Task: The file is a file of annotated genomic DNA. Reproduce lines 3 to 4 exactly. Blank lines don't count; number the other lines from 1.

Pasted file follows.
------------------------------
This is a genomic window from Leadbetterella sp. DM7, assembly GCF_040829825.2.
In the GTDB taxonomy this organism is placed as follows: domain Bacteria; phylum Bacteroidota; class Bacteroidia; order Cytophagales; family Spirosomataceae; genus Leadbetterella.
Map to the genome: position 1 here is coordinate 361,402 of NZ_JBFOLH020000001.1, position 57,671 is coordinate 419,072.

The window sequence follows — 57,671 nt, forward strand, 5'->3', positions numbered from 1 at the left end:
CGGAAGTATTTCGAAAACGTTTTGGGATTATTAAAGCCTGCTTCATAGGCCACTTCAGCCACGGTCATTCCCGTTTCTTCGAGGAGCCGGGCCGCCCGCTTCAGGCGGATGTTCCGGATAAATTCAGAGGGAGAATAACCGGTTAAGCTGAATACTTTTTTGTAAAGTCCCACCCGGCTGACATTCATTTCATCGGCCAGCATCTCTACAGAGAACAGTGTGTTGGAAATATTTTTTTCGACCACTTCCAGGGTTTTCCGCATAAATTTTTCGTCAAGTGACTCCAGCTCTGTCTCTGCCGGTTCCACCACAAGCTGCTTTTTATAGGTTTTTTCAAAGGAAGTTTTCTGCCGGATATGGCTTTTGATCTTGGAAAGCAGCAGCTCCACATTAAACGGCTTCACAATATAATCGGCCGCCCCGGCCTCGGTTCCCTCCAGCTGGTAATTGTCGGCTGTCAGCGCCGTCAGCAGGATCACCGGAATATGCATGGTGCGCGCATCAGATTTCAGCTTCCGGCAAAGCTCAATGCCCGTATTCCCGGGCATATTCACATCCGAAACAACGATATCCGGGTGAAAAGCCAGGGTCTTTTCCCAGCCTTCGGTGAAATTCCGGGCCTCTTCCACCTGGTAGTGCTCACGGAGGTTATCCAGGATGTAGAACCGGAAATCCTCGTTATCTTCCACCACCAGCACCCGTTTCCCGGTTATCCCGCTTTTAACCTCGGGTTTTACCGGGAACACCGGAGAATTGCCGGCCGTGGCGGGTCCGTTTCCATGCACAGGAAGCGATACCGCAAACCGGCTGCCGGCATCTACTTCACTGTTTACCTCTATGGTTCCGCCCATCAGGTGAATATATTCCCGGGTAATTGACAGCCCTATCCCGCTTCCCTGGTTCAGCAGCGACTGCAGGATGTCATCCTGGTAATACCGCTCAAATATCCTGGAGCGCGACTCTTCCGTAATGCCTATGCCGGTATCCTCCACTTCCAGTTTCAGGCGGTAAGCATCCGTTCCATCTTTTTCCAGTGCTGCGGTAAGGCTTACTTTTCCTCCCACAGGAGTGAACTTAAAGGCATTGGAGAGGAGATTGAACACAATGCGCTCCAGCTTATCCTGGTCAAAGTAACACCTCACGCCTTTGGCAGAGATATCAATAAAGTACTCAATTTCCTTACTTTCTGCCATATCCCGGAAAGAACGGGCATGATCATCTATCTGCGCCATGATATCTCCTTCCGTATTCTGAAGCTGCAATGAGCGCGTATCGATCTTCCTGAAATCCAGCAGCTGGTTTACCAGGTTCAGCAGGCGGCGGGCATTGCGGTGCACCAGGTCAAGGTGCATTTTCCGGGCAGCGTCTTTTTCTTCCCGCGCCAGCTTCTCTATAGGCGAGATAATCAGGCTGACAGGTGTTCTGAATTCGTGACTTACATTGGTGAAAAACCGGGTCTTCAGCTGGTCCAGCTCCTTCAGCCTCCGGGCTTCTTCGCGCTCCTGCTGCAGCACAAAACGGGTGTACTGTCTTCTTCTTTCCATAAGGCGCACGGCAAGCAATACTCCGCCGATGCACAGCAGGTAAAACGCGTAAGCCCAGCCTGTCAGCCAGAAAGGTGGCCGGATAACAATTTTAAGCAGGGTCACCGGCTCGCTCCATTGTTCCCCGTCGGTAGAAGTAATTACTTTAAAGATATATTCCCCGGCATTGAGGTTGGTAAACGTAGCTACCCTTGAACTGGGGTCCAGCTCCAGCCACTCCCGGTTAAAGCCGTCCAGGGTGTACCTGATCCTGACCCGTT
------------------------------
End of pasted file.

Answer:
Map to the genome: position 1 here is coordinate 361,402 of NZ_JBFOLH020000001.1, position 57,671 is coordinate 419,072.

The window sequence follows — 57,671 nt, forward strand, 5'->3', positions numbered from 1 at the left end: